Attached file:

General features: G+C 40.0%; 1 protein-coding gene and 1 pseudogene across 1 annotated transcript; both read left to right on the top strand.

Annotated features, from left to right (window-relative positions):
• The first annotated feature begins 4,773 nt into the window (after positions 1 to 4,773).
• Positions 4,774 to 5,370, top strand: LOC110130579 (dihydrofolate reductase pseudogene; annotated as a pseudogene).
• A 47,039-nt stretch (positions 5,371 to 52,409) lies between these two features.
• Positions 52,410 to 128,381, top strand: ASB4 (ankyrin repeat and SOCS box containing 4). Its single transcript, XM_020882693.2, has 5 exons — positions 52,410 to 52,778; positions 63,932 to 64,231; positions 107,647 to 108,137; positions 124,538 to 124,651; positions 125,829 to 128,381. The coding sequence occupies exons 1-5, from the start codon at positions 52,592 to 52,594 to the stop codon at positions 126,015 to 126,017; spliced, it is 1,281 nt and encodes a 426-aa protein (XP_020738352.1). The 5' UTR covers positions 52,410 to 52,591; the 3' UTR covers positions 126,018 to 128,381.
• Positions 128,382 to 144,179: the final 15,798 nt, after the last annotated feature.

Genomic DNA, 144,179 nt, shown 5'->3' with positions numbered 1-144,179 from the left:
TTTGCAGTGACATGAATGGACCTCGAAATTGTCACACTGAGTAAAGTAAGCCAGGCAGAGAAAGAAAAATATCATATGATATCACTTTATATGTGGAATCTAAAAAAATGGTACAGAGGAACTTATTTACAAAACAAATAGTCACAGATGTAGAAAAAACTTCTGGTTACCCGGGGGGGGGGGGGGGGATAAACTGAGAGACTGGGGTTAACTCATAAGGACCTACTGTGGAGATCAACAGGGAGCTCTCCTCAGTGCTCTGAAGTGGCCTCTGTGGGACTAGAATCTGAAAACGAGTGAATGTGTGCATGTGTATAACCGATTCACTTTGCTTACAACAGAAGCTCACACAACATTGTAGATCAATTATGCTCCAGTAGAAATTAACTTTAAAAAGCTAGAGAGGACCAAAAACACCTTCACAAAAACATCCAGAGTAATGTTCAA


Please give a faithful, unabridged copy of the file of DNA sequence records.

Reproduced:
General features: G+C 40.0%; 1 protein-coding gene and 1 pseudogene across 1 annotated transcript; both read left to right on the top strand.

Annotated features, from left to right (window-relative positions):
• The first annotated feature begins 4,773 nt into the window (after positions 1 to 4,773).
• Positions 4,774 to 5,370, top strand: LOC110130579 (dihydrofolate reductase pseudogene; annotated as a pseudogene).
• A 47,039-nt stretch (positions 5,371 to 52,409) lies between these two features.
• Positions 52,410 to 128,381, top strand: ASB4 (ankyrin repeat and SOCS box containing 4). Its single transcript, XM_020882693.2, has 5 exons — positions 52,410 to 52,778; positions 63,932 to 64,231; positions 107,647 to 108,137; positions 124,538 to 124,651; positions 125,829 to 128,381. The coding sequence occupies exons 1-5, from the start codon at positions 52,592 to 52,594 to the stop codon at positions 126,015 to 126,017; spliced, it is 1,281 nt and encodes a 426-aa protein (XP_020738352.1). The 5' UTR covers positions 52,410 to 52,591; the 3' UTR covers positions 126,018 to 128,381.
• Positions 128,382 to 144,179: the final 15,798 nt, after the last annotated feature.

Genomic DNA, 144,179 nt, shown 5'->3' with positions numbered 1-144,179 from the left:
TTTGCAGTGACATGAATGGACCTCGAAATTGTCACACTGAGTAAAGTAAGCCAGGCAGAGAAAGAAAAATATCATATGATATCACTTTATATGTGGAATCTAAAAAAATGGTACAGAGGAACTTATTTACAAAACAAATAGTCACAGATGTAGAAAAAACTTCTGGTTACCCGGGGGGGGGGGGGGGGATAAACTGAGAGACTGGGGTTAACTCATAAGGACCTACTGTGGAGATCAACAGGGAGCTCTCCTCAGTGCTCTGAAGTGGCCTCTGTGGGACTAGAATCTGAAAACGAGTGAATGTGTGCATGTGTATAACCGATTCACTTTGCTTACAACAGAAGCTCACACAACATTGTAGATCAATTATGCTCCAGTAGAAATTAACTTTAAAAAGCTAGAGAGGACCAAAAACACCTTCACAAAAACATCCAGAGTAATGTTCAA